Gala dresscodes are difficult, that's why we compiled a list of do's and don'ts for a white tie event. Everyone is welcome, no matter what you look like, and we won't appreciate you less as a person or kick you out if you don't dress "properly". But to make this party picture perfect, we would love to see everyone looking their best!
A masquerade ball (or bal masqué) is an event in which the participants attend in costume wearing a mask. A masquerade ball usually encompasses music and dancing. These nighttime events are used for entertainment and celebrations.
Masquerade masks were worn delicately by the prosperous class at balls. Masquerade masks had many uses including hiding one's identity, and using different colour to express one's freedom of speech and voice one's emotions and opinions without judgement. There were two types of base masquerade masks; black masks and white masks. Designs and patterns were created over the base that was chosen. The main types of masks included masks with a stick (which one could hold to keep the mask in front of their face), the head mask, the full-face mask, and the half face mask. From classics like The Phantom of the Opera and Romeo and Juliet to The Lone Ranger and Gossip Girl, masquerade masks have been, and are still used in many types of media today.
Perhaps one of the hardest things in life is choosing the perfect outfit. And when there’s a dress code, all of a sudden the stakes are even higher. But it doesn’t have to be, because we’re here to decode all your fears, queries and questions about every single dress code.
White tie is traditionally the most formal of all the dress codes, the ultimate formal outfit for only the fanciest affairs — think, the Met Gala, Oscars, or an extra special wedding.
For men, this one means full suit including a white bow tie, hence the name white tie — but the suit should be black, not white, and shoes should be the proper formal dress, nothing else.
A few things to take into account are:
- Black socks are worn with formal shoes.
- If you put a pocket square (or pochet) in your breast pocket, this should be white, just like the tie.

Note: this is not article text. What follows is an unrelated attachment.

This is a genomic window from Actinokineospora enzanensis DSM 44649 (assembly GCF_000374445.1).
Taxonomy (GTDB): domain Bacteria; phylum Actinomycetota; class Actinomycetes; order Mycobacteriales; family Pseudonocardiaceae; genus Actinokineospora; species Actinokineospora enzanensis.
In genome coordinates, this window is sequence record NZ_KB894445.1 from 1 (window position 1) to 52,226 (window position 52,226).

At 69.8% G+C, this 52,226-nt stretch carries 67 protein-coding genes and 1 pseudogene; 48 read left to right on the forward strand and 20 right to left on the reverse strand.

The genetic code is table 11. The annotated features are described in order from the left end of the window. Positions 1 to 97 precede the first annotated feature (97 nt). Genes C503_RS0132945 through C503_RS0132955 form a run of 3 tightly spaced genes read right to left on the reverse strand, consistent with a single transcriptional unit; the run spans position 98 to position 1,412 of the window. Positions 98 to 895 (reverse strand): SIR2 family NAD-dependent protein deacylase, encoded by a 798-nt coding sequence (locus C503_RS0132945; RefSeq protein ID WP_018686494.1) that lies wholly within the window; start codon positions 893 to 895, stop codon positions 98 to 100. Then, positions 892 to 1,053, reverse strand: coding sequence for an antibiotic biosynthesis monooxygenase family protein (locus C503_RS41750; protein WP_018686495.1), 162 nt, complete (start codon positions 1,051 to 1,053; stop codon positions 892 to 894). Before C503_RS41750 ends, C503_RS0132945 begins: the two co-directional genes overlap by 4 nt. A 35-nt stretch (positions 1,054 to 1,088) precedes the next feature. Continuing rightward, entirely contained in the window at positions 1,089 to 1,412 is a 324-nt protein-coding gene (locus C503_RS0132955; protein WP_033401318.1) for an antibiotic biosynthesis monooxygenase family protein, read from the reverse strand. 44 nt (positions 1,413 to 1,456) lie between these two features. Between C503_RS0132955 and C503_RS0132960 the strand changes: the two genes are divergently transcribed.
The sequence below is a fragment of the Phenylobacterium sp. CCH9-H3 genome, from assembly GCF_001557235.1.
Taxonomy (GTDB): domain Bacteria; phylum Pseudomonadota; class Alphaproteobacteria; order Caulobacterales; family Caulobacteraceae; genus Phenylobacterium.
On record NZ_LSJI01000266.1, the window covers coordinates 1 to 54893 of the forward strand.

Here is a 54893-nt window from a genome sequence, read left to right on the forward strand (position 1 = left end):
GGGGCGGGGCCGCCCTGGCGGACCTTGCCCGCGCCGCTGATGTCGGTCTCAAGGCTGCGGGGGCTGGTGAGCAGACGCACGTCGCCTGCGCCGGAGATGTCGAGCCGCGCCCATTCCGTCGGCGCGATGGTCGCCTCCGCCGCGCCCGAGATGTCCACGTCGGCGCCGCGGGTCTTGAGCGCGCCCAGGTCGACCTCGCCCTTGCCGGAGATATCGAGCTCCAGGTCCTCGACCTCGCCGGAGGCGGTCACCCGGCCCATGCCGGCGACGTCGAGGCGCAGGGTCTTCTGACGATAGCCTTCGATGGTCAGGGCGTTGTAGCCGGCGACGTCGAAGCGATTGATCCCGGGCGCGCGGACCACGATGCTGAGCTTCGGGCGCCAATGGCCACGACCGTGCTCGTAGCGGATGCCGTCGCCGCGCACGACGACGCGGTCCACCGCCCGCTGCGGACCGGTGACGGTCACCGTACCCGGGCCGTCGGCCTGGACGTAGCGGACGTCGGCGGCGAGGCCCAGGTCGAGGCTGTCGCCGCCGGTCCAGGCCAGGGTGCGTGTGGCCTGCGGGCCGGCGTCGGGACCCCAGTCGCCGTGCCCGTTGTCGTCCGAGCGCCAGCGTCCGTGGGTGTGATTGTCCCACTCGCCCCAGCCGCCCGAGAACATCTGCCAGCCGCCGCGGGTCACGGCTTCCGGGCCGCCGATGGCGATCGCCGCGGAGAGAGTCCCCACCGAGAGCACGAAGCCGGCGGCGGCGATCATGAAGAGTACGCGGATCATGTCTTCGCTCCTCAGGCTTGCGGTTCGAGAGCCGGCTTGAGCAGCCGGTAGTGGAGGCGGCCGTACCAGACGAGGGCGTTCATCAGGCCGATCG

- Wearing a watch is considered rude, because time shouldn't be important at an event like this.
- Pay attention to the rest of your appearance as well. Try to look your best!
For women, the rules are a little less strict and much more vague, with the criteria really being to wear a long dress, up to your heels. However, as it is the older sister to black tie, we advise to amp it up. Think Blake Lively at Cannes and every old Hollywood star you remember.
Go for structure, a gown and show a little décolletage — couture is ideal. Go for a strapless design or own with a chique decolleté. Backless dresses are allowed, but choose one with a more conservative front to still keep an elegant vibe. For those of us without access to a French couture house, we’d suggest going with a dress with plenty of body and a shape that ultimately flatters you — look good, feel good.
White tie is ultimately a ball gown dress code, which means a fitted bodice with a full-skirted gown that reaches the ground — think Disney princesses.
Every colour is accepted, as long as your outfit matches. If you have trouble choosing a suited colour, let the seasons guide you. Warmer weather asks for lighter coloured dresses.
White tie can also mean gloves are expected, but depending on your event, we’d keep these for the ultra-high end events — we’re talking the White House or other official night time ceremonies.
Even though the rules are less strict for women, there are still some rules to adhere to.
- The same rule about watches that applies for the gents, also applies for the ladies. It is considered rude to keep track of the time.
- Try to match your shoes, purse and other accessories with the colour of your dress.
- Going all out with your make-up and adding extra sparkles to your look is encouraged, but keep it classy.